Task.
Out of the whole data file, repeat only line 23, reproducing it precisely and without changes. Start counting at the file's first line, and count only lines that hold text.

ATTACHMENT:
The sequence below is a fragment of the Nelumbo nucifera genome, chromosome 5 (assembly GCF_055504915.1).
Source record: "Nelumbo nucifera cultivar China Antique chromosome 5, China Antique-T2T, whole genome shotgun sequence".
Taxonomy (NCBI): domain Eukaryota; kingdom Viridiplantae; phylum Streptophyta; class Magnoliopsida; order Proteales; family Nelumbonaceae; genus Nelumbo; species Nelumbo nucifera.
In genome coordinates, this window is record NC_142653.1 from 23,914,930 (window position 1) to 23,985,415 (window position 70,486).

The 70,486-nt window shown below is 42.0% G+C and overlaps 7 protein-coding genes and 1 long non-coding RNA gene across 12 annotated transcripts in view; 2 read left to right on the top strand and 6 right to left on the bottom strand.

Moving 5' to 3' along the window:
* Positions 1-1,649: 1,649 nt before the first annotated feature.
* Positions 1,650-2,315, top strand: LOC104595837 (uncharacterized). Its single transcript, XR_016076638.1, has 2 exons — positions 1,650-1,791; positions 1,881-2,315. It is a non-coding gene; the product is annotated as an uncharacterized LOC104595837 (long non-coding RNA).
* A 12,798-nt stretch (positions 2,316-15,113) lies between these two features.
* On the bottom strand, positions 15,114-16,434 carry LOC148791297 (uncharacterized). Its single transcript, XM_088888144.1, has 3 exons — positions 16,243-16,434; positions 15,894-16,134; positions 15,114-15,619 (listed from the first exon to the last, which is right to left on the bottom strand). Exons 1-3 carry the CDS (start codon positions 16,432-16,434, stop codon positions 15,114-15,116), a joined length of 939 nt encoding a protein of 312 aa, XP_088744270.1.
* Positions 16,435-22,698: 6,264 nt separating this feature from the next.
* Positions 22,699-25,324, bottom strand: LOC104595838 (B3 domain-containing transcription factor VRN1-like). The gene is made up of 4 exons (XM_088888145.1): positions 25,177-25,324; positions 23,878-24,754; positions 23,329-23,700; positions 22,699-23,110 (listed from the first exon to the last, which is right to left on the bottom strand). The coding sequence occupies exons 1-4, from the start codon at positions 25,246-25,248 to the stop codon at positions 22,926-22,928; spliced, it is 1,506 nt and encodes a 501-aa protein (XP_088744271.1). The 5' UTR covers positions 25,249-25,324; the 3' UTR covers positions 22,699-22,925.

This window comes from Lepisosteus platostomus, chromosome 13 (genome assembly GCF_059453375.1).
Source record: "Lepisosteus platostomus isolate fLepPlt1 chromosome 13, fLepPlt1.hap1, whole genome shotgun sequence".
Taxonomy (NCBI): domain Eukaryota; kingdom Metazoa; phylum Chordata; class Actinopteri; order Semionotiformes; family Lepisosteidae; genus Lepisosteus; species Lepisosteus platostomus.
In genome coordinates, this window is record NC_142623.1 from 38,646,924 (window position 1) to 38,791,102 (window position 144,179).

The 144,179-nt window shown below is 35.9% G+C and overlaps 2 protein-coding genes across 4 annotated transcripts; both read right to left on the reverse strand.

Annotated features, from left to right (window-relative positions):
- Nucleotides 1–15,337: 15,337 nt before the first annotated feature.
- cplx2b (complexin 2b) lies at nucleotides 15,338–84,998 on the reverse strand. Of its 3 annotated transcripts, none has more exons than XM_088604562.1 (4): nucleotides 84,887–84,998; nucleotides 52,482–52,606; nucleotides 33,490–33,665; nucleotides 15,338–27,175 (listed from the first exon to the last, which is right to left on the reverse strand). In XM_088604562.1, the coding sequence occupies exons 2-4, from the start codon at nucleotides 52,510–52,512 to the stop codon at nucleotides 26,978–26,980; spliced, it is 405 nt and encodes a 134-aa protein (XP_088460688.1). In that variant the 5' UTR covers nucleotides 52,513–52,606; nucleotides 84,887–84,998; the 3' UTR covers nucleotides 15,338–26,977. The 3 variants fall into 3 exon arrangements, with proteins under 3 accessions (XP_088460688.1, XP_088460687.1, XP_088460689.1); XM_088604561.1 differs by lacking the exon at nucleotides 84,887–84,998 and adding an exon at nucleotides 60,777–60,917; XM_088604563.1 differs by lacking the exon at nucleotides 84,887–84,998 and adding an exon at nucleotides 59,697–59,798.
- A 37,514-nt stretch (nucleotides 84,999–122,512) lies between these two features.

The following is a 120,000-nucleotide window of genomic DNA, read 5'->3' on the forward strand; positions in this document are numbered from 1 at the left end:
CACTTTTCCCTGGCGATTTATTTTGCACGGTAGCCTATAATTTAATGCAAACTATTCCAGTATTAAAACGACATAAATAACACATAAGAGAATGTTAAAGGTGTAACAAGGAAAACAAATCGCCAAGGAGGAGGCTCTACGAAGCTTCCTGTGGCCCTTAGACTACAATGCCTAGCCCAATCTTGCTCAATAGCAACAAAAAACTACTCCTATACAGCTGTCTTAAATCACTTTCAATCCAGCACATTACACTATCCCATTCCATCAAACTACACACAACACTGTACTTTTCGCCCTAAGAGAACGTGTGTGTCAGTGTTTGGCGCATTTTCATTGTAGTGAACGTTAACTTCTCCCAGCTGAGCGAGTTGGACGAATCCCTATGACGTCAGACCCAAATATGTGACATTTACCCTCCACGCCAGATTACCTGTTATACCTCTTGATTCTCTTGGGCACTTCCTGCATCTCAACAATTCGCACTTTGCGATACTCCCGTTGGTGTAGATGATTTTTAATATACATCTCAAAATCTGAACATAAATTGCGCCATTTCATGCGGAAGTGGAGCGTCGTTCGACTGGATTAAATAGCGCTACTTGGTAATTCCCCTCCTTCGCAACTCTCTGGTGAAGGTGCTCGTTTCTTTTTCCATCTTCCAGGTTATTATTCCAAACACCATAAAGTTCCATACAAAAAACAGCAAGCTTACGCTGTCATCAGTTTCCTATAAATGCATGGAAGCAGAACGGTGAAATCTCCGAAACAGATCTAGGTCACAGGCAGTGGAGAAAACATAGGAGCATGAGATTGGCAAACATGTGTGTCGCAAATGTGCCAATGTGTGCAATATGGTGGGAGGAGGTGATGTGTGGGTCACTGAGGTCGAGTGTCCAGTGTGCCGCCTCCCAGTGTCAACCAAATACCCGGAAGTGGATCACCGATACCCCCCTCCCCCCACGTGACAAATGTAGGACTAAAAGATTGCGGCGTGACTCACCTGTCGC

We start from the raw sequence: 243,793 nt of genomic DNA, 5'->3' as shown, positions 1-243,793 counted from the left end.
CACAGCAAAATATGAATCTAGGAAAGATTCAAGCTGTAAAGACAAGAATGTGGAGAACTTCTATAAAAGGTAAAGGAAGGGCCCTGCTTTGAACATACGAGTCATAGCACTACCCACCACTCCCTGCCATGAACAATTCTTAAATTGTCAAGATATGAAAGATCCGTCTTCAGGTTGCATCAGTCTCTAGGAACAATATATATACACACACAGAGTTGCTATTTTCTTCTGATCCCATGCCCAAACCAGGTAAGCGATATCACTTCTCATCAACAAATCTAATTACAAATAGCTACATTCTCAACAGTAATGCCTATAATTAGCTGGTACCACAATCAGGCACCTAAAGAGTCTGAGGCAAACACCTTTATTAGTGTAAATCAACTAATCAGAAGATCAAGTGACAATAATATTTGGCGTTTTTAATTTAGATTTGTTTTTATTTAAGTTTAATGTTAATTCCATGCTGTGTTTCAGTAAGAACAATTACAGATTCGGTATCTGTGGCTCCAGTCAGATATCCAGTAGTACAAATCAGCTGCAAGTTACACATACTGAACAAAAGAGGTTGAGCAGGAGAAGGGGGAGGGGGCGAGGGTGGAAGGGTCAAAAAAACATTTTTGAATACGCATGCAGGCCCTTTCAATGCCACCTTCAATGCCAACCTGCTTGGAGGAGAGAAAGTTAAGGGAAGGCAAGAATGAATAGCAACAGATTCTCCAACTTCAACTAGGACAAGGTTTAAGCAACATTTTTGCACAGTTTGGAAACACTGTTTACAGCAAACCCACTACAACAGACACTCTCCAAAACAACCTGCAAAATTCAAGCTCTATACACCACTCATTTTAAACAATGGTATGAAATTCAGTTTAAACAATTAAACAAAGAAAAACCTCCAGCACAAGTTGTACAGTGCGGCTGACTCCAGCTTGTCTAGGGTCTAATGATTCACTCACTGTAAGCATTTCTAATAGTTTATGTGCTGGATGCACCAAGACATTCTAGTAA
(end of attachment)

CACTTTTCCCTGGCGATTTATTTTGCACGGTAGCCTATAATTTAATGCAAACTATTCCAGTATTAAAACGACATAAATAACACATAAGAGAATGTTAAAGGTGTAACAAGGAAAACAAATCGCCAAGGAGGAGGCTCTACGAAGCTTCCTGTGGCCCTTAGACTACAATGCCTAGCCCAATCTTGCTCAATAGCAACAAAAAACTACTCCTATACAGCTGTCTTAAATCACTTTCAATCCAGCACATTACACTATCCCATTCCATCAAACTACACACAACACTGTACTTTTCGCCCTAAGAGAACGTGTGTGTCAGTGTTTGGCGCATTTTCATTGTAGTGAACGTTAACTTCTCCCAGCTGAGCGAGTTGGACGAATCCCTATGACGTCAGACCCAAATATGTGACATTTACCCTCCACGCCAGATTACCTGTTATACCTCTTGATTCTCTTGGGCACTTCCTGCATCTCAACAATTCGCACTTTGCGATACTCCCGTTGGTGTAGATGATTTTTAATATACATCTCAAAATCTGAACATAAATTGCGCCATTTCATGCGGAAGTGGAGCGTCGTTCGACTGGATTAAATAGCGCTACTTGGTAATTCCCCTCCTTCGCAACTCTCTGGTGAAGGTGCTCGTTTCTTTTTCCATCTTCCAGGTTATTATTCCAAACACCATAAAGTTCCATACAAAAAACAGCAAGCTTACGCTGTCATCAGTTTCCTATAAATGCATGGAAGCAGAACGGTGAAATCTCCGAAACAGATCTAGGTCACAGGCAGTGGAGAAAACATAGGAGCATGAGATTGGCAAACATGTGTGTCGCAAATGTGCCAATGTGTGCAATATGGTGGGAGGAGGTGATGTGTGGGTCACTGAGGTCGAGTGTCCAGTGTGCCGCCTCCCAGTGTCAACCAAATACCCGGAAGTGGATCACCGATACCCCCCTCCCCCCACGTGACAAATGTAGGACTAAAAGATTGCGGCGTGACTCACCTGTCGC